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Tuesday, October 17, 2017

Cocke Legislative Body
Members of the Cocke County Legislative Body(CLB)agreed Monday evening to donate three acres in the industrial park on Cope Boulevard to a new non-profit organization. Partnership President Lucas Graham announced that plans are to construct a facility to house a number of community service organizations. "This would mean they all would be under one roof," he explained. He went on to say the move would allow each of the organizations to pool their budgets for one site."This will give them a nice new building; no leaks or holes in the floors." Among the organizations interested in the project are Douglas Cherokee Economic Authoriy, Breadbasket and Cocke County Senior Citizens. Commissioner Terry Dawson pointed out that Hamblen County has a similar set-up, and he added that there are grants for such a project. The body also agreed to accept the former Gateway office complex on West Broadway for a new library. Attorney Carty McSween told the commission that the site was offered by Retired Judge Ken Porter, and he said a contractor is prepared to begin demolition of the stone building. Commissioner Robert Green expressed concern that the county could be liable if the site was found to contain asbestos. Mayor Crystal Ottinger pointed out that the current downtown site lacks necessary parking, said she does not know what the plans are for the current library. The body agreed to accept the site but with the provision, it will have no liability id asbestos is found. The body also gave it's approval to a plan by General Sessions Judge Brad Davidson to begin actively using GPS monitors on inmates who meet certain criteria. The move is aimed at reducing the jail overcrowding which was a factor in the recent state decision to de-certify the facility. Scott Gibson of Cumberland Securities and Joe Woody of USDA Rural Development presented information on the costs of a new jail or justice center. Gibson said a $30 million facility paid for over 30 years at 3.5 percent interest would cost the county about $1,740,000 annually. Stretching the payback to 38 years, at 3.25 percent interest would cost $1.4 million annually. But reducing the amount borrowed to $20 million, paid back over 30 years, would cost $1.2 million annually. Woody agreed with the numbers but strongly encouraged the body to move forward on a plan. "I encourage you to get what you need while the interest rates are low," he said. The body also heard from Randy Jones who has moved his Hamblen County operation to Bybee. Jones manufactures Incredible Tiny Homes.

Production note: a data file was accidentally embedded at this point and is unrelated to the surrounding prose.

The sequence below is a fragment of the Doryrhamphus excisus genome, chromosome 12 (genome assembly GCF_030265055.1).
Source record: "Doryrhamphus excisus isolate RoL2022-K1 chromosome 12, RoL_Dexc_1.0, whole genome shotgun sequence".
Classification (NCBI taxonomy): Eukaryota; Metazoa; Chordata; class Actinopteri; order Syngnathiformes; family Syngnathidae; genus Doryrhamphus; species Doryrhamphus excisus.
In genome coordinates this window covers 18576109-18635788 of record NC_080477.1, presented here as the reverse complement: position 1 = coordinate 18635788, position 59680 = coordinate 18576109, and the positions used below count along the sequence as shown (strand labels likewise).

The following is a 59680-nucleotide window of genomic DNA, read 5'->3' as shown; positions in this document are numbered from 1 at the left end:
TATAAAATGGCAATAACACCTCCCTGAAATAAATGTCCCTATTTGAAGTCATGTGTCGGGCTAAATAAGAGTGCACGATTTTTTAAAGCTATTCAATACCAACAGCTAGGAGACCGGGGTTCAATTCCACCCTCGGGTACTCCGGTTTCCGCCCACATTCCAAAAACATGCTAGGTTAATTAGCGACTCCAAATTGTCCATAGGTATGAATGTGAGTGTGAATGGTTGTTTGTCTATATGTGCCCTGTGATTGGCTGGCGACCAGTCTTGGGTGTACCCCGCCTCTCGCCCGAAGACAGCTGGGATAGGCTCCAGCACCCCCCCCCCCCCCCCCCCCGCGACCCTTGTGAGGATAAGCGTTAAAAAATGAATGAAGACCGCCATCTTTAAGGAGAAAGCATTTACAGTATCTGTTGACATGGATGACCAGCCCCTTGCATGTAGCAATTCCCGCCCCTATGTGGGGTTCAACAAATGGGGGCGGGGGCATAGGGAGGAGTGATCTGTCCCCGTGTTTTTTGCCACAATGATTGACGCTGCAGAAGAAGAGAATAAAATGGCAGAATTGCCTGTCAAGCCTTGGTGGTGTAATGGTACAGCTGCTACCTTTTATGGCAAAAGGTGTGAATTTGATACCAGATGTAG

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Saturday, December 08, 2018

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    Monday, December 03, 2018

  • President George H.W. Bush dead at 94
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  • Republicans want to change Tennessee election rules
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